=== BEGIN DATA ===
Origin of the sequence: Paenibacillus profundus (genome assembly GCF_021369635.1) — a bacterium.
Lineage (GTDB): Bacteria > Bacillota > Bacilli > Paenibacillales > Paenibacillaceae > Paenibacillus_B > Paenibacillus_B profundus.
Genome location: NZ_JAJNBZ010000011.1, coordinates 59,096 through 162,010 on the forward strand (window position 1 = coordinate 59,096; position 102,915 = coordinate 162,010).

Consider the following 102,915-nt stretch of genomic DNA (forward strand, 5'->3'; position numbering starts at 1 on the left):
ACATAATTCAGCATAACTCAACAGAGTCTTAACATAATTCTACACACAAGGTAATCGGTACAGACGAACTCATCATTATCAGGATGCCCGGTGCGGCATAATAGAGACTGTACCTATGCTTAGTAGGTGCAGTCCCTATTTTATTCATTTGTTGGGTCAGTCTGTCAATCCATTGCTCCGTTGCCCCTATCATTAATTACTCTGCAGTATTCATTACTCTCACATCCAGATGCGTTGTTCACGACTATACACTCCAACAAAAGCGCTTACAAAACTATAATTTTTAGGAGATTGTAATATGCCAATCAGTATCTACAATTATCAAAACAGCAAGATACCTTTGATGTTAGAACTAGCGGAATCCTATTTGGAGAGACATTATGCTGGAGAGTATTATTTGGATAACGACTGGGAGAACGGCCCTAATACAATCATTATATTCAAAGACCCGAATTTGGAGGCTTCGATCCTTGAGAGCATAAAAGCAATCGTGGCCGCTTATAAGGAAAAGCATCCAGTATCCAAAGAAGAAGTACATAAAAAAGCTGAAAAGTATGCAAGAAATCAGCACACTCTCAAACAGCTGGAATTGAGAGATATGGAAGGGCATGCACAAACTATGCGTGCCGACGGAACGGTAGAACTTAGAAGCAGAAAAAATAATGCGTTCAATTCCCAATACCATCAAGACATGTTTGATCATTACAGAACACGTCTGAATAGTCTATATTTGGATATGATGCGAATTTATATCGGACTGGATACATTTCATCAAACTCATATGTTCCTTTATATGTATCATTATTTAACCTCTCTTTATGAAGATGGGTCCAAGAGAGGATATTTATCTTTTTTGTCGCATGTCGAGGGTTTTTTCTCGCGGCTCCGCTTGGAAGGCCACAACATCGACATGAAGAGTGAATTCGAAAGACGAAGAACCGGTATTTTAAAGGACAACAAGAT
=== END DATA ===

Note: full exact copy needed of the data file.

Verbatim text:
Origin of the sequence: Paenibacillus profundus (genome assembly GCF_021369635.1) — a bacterium.
Lineage (GTDB): Bacteria > Bacillota > Bacilli > Paenibacillales > Paenibacillaceae > Paenibacillus_B > Paenibacillus_B profundus.
Genome location: NZ_JAJNBZ010000011.1, coordinates 59,096 through 162,010 on the forward strand (window position 1 = coordinate 59,096; position 102,915 = coordinate 162,010).

Consider the following 102,915-nt stretch of genomic DNA (forward strand, 5'->3'; position numbering starts at 1 on the left):
ACATAATTCAGCATAACTCAACAGAGTCTTAACATAATTCTACACACAAGGTAATCGGTACAGACGAACTCATCATTATCAGGATGCCCGGTGCGGCATAATAGAGACTGTACCTATGCTTAGTAGGTGCAGTCCCTATTTTATTCATTTGTTGGGTCAGTCTGTCAATCCATTGCTCCGTTGCCCCTATCATTAATTACTCTGCAGTATTCATTACTCTCACATCCAGATGCGTTGTTCACGACTATACACTCCAACAAAAGCGCTTACAAAACTATAATTTTTAGGAGATTGTAATATGCCAATCAGTATCTACAATTATCAAAACAGCAAGATACCTTTGATGTTAGAACTAGCGGAATCCTATTTGGAGAGACATTATGCTGGAGAGTATTATTTGGATAACGACTGGGAGAACGGCCCTAATACAATCATTATATTCAAAGACCCGAATTTGGAGGCTTCGATCCTTGAGAGCATAAAAGCAATCGTGGCCGCTTATAAGGAAAAGCATCCAGTATCCAAAGAAGAAGTACATAAAAAAGCTGAAAAGTATGCAAGAAATCAGCACACTCTCAAACAGCTGGAATTGAGAGATATGGAAGGGCATGCACAAACTATGCGTGCCGACGGAACGGTAGAACTTAGAAGCAGAAAAAATAATGCGTTCAATTCCCAATACCATCAAGACATGTTTGATCATTACAGAACACGTCTGAATAGTCTATATTTGGATATGATGCGAATTTATATCGGACTGGATACATTTCATCAAACTCATATGTTCCTTTATATGTATCATTATTTAACCTCTCTTTATGAAGATGGGTCCAAGAGAGGATATTTATCTTTTTTGTCGCATGTCGAGGGTTTTTTCTCGCGGCTCCGCTTGGAAGGCCACAACATCGACATGAAGAGTGAATTCGAAAGACGAAGAACCGGTATTTTAAAGGACAACAAGAT